The output of the device features a user-adjustable, monotonic, voltage-controlled soft-start that is set with an external capacitor (CNR/SS). This soft-start eliminates power-up initialization problems when powering FPGAs, DSPs, or other processors. The controlled voltage ramp of the output also reduces peak inrush current during start-up, thus minimizing start-up transients to the input power bus.
The output voltage (VOUT) rises proportionally to VNR/SSduring start-up as the LDO regulates so that the feedback voltage equals the NR/SS voltage (VFB = VNR/SS). As such, the time required for VNR/SS to reach its nominal value determines the rise time of VOUT (start-up time).
Not using a noise-reduction capacitor on the NR/SS pin can result in output voltage overshoot of approximately 10%. Using a capacitor on the NR/SS pin minimizes the overshoot.
Values for the soft-start charging currents are provided in the Specifications table.
Inrush current is defined as the current into the LDO at the IN pin during start-up. Inrush current then consists primarily of the sum of load current and the current used to charge the output capacitor. This current is difficult to measure because the input capacitor must be removed, which is not recommended. However, Equation 8 can estimate this soft-start current:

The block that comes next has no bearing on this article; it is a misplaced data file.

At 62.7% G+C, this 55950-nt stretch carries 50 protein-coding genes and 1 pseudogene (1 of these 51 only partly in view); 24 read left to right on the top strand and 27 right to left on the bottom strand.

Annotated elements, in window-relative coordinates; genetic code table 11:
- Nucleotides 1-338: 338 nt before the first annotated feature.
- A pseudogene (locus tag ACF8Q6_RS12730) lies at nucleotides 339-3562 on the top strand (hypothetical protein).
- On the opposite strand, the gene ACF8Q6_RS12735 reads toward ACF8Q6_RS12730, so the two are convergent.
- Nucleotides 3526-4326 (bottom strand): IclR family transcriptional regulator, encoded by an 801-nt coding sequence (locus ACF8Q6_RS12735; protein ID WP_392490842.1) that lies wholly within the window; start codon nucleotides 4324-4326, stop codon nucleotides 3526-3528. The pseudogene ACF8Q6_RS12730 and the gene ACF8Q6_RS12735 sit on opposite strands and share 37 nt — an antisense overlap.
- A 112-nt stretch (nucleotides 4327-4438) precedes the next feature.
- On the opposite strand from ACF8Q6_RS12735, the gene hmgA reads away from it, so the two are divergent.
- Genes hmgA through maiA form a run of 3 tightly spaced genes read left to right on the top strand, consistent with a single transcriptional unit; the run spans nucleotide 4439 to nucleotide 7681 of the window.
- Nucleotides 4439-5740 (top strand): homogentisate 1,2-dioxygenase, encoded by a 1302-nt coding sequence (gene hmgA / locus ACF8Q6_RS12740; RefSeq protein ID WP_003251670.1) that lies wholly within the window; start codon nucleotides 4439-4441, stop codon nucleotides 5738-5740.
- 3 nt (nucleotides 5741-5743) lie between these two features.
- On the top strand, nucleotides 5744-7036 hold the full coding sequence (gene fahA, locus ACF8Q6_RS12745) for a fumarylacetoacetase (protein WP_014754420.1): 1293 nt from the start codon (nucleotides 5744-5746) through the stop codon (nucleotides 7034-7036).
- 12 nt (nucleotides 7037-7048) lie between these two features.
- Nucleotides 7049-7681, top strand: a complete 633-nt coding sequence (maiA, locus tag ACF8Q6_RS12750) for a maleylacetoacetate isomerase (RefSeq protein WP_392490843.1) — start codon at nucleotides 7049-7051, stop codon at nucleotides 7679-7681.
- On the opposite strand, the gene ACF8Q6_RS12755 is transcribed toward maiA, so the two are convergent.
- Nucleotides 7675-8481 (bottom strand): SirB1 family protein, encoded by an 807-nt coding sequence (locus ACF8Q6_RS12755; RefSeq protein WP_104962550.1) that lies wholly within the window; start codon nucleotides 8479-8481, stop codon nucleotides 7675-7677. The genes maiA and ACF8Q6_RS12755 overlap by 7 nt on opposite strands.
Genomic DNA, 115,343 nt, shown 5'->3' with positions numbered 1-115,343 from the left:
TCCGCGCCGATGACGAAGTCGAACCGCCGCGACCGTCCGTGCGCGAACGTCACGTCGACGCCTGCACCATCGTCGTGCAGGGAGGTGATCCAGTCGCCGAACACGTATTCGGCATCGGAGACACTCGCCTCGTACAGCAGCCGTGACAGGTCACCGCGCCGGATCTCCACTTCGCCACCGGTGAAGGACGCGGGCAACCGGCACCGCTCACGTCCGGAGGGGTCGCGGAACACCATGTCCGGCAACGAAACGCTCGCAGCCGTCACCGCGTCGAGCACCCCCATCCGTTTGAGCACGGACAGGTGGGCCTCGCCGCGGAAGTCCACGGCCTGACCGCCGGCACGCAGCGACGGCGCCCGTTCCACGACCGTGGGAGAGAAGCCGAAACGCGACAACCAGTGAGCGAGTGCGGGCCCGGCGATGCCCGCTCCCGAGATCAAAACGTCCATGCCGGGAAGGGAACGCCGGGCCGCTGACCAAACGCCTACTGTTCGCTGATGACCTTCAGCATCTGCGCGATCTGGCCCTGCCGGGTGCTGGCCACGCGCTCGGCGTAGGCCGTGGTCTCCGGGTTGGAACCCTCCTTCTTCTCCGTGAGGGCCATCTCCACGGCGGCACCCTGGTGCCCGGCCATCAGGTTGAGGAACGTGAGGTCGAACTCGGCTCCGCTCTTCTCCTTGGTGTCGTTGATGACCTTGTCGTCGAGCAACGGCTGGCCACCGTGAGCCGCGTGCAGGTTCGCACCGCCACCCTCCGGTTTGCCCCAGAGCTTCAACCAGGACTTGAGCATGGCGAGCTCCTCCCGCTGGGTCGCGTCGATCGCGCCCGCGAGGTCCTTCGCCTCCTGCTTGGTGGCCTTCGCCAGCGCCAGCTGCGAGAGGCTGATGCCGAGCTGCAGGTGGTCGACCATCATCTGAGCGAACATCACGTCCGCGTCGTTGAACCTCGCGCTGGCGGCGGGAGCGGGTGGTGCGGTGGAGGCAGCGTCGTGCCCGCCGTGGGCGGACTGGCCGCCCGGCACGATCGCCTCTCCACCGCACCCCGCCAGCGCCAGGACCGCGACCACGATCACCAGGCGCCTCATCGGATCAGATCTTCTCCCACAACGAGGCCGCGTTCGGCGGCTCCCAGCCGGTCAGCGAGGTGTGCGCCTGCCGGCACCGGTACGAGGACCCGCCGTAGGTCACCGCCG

The UVLO circuits ensure that the device stays disabled before the input or bias supplies reach the minimum operational voltage range, and ensures that the device properly shuts down when either the input or BIAS supply collapses.
|A||Turnon, VIN ≥ VUVLO_1,2(IN), and VBIAS ≥ VUVLO(BIAS)||Off||Start-up|
|B||Regulation||On||Regulates to target VOUT|
|C||Brownout, VIN ≥ VUVLO_1,2(IN) – VHYS_1,2(IN)
or VBIAS ≥ VUVLO(BIAS) – VHYS(BIAS)
|On||The output can fall out of regulation but the device is still enabled|
|D||Regulation||On||Regulates to target VOUT|
|E||Brownout, VIN < VUVLO_1,2(IN) – VHYS_1,2(IN)
or VBIAS ≥ VUVLO(BIAS) – VHYS(BIAS)
|Off||The device is disabled and the output falls because of the load and active discharge circuit. The device is reenabled when the UVLO fault is removed when either the IN or BIAS UVLO rising threshold is reached by the input or bias voltage and a normal start-up then follows.|
|F||Regulation||On||Regulates to target VOUT|
|G||Turnoff, VIN < VUVLO_1,2(IN) – VHYS_1,2(IN)
or VBIAS < VUVLO(BIAS) – VHYS(BIAS)
|Off||The output falls because of the load and active discharge circuit|
Similar to many other LDOs with this feature, the UVLO circuits take a few microseconds to fully assert. During this time, a downward line transient below approximately 0.8 V causes the UVLO to assert for a short time; however, the UVLO circuits do not have enough stored energy to fully discharge the internal circuits inside of the device. When the UVLO circuits are not given enough time to fully discharge the internal nodes, the outputs are not fully disabled.
The effect of the downward line transient can be mitigated by using a larger input capacitor to increase the fall time of the input supply when operating near the minimum VIN.